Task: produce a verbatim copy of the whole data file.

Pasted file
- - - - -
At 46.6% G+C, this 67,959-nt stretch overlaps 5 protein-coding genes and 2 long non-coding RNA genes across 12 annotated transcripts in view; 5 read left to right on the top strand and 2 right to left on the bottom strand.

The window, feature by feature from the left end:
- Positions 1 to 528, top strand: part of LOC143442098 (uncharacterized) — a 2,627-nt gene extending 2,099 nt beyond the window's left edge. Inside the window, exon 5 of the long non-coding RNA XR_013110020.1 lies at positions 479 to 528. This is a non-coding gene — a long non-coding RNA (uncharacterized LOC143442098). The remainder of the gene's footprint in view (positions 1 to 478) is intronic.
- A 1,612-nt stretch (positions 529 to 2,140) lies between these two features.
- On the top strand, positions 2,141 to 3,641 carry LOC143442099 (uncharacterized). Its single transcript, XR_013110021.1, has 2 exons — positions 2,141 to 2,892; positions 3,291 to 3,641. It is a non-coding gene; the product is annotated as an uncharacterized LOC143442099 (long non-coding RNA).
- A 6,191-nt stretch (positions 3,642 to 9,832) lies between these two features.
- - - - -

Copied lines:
At 46.6% G+C, this 67,959-nt stretch overlaps 5 protein-coding genes and 2 long non-coding RNA genes across 12 annotated transcripts in view; 5 read left to right on the top strand and 2 right to left on the bottom strand.

The window, feature by feature from the left end:
- Positions 1 to 528, top strand: part of LOC143442098 (uncharacterized) — a 2,627-nt gene extending 2,099 nt beyond the window's left edge. Inside the window, exon 5 of the long non-coding RNA XR_013110020.1 lies at positions 479 to 528. This is a non-coding gene — a long non-coding RNA (uncharacterized LOC143442098). The remainder of the gene's footprint in view (positions 1 to 478) is intronic.
- A 1,612-nt stretch (positions 529 to 2,140) lies between these two features.
- On the top strand, positions 2,141 to 3,641 carry LOC143442099 (uncharacterized). Its single transcript, XR_013110021.1, has 2 exons — positions 2,141 to 2,892; positions 3,291 to 3,641. It is a non-coding gene; the product is annotated as an uncharacterized LOC143442099 (long non-coding RNA).
- A 6,191-nt stretch (positions 3,642 to 9,832) lies between these two features.